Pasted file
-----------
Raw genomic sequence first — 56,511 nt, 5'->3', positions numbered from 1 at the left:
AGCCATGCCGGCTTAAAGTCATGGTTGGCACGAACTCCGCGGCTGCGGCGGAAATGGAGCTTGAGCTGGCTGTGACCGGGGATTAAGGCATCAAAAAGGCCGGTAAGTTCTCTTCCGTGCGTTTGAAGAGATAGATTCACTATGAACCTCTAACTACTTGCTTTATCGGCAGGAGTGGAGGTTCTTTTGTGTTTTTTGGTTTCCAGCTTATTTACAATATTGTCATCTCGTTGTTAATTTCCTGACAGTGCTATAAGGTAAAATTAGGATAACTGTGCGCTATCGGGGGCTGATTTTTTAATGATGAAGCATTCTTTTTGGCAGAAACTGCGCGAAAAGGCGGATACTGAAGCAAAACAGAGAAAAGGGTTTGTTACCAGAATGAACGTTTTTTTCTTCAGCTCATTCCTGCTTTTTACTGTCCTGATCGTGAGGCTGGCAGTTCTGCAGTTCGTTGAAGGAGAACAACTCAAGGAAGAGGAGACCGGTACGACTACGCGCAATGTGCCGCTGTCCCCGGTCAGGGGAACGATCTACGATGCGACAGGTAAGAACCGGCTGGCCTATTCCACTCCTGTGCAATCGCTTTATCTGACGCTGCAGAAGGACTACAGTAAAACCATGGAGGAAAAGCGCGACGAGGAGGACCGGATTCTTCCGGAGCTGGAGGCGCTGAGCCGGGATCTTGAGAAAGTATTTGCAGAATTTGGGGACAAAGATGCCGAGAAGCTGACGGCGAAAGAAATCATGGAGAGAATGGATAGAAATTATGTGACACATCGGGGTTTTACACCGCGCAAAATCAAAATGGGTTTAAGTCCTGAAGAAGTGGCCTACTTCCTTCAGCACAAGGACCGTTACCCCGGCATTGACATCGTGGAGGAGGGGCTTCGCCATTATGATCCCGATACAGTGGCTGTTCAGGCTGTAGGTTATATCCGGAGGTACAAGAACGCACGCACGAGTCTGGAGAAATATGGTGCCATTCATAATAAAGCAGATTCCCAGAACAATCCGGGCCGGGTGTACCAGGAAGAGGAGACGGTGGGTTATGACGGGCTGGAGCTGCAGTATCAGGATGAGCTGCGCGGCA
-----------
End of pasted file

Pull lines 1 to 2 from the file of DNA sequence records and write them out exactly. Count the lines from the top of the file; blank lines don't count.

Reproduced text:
Raw genomic sequence first — 56,511 nt, 5'->3', positions numbered from 1 at the left:
AGCCATGCCGGCTTAAAGTCATGGTTGGCACGAACTCCGCGGCTGCGGCGGAAATGGAGCTTGAGCTGGCTGTGACCGGGGATTAAGGCATCAAAAAGGCCGGTAAGTTCTCTTCCGTGCGTTTGAAGAGATAGATTCACTATGAACCTCTAACTACTTGCTTTATCGGCAGGAGTGGAGGTTCTTTTGTGTTTTTTGGTTTCCAGCTTATTTACAATATTGTCATCTCGTTGTTAATTTCCTGACAGTGCTATAAGGTAAAATTAGGATAACTGTGCGCTATCGGGGGCTGATTTTTTAATGATGAAGCATTCTTTTTGGCAGAAACTGCGCGAAAAGGCGGATACTGAAGCAAAACAGAGAAAAGGGTTTGTTACCAGAATGAACGTTTTTTTCTTCAGCTCATTCCTGCTTTTTACTGTCCTGATCGTGAGGCTGGCAGTTCTGCAGTTCGTTGAAGGAGAACAACTCAAGGAAGAGGAGACCGGTACGACTACGCGCAATGTGCCGCTGTCCCCGGTCAGGGGAACGATCTACGATGCGACAGGTAAGAACCGGCTGGCCTATTCCACTCCTGTGCAATCGCTTTATCTGACGCTGCAGAAGGACTACAGTAAAACCATGGAGGAAAAGCGCGACGAGGAGGACCGGATTCTTCCGGAGCTGGAGGCGCTGAGCCGGGATCTTGAGAAAGTATTTGCAGAATTTGGGGACAAAGATGCCGAGAAGCTGACGGCGAAAGAAATCATGGAGAGAATGGATAGAAATTATGTGACACATCGGGGTTTTACACCGCGCAAAATCAAAATGGGTTTAAGTCCTGAAGAAGTGGCCTACTTCCTTCAGCACAAGGACCGTTACCCCGGCATTGACATCGTGGAGGAGGGGCTTCGCCATTATGATCCCGATACAGTGGCTGTTCAGGCTGTAGGTTATATCCGGAGGTACAAGAACGCACGCACGAGTCTGGAGAAATATGGTGCCATTCATAATAAAGCAGATTCCCAGAACAATCCGGGCCGGGTGTACCAGGAAGAGGAGACGGTGGGTTATGACGGGCTGGAGCTGCAGTATCAGGATGAGCTGCGCGGCA